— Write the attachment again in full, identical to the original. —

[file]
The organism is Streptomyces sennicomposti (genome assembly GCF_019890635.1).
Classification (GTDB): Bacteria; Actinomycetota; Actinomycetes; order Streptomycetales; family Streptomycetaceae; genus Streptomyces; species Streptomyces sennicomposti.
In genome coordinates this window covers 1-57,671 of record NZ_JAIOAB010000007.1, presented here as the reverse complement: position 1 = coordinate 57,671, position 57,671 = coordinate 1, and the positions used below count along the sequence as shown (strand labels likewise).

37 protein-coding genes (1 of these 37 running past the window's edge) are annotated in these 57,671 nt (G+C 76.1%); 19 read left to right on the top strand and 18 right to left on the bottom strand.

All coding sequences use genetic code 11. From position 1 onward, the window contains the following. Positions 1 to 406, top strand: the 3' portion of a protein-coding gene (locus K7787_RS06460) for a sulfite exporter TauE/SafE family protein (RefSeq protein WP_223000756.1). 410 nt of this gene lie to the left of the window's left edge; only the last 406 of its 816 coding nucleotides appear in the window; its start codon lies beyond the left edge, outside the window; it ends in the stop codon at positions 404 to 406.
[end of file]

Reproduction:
The organism is Streptomyces sennicomposti (genome assembly GCF_019890635.1).
Classification (GTDB): Bacteria; Actinomycetota; Actinomycetes; order Streptomycetales; family Streptomycetaceae; genus Streptomyces; species Streptomyces sennicomposti.
In genome coordinates this window covers 1-57,671 of record NZ_JAIOAB010000007.1, presented here as the reverse complement: position 1 = coordinate 57,671, position 57,671 = coordinate 1, and the positions used below count along the sequence as shown (strand labels likewise).

37 protein-coding genes (1 of these 37 running past the window's edge) are annotated in these 57,671 nt (G+C 76.1%); 19 read left to right on the top strand and 18 right to left on the bottom strand.

All coding sequences use genetic code 11. From position 1 onward, the window contains the following. Positions 1 to 406, top strand: the 3' portion of a protein-coding gene (locus K7787_RS06460) for a sulfite exporter TauE/SafE family protein (RefSeq protein WP_223000756.1). 410 nt of this gene lie to the left of the window's left edge; only the last 406 of its 816 coding nucleotides appear in the window; its start codon lies beyond the left edge, outside the window; it ends in the stop codon at positions 404 to 406.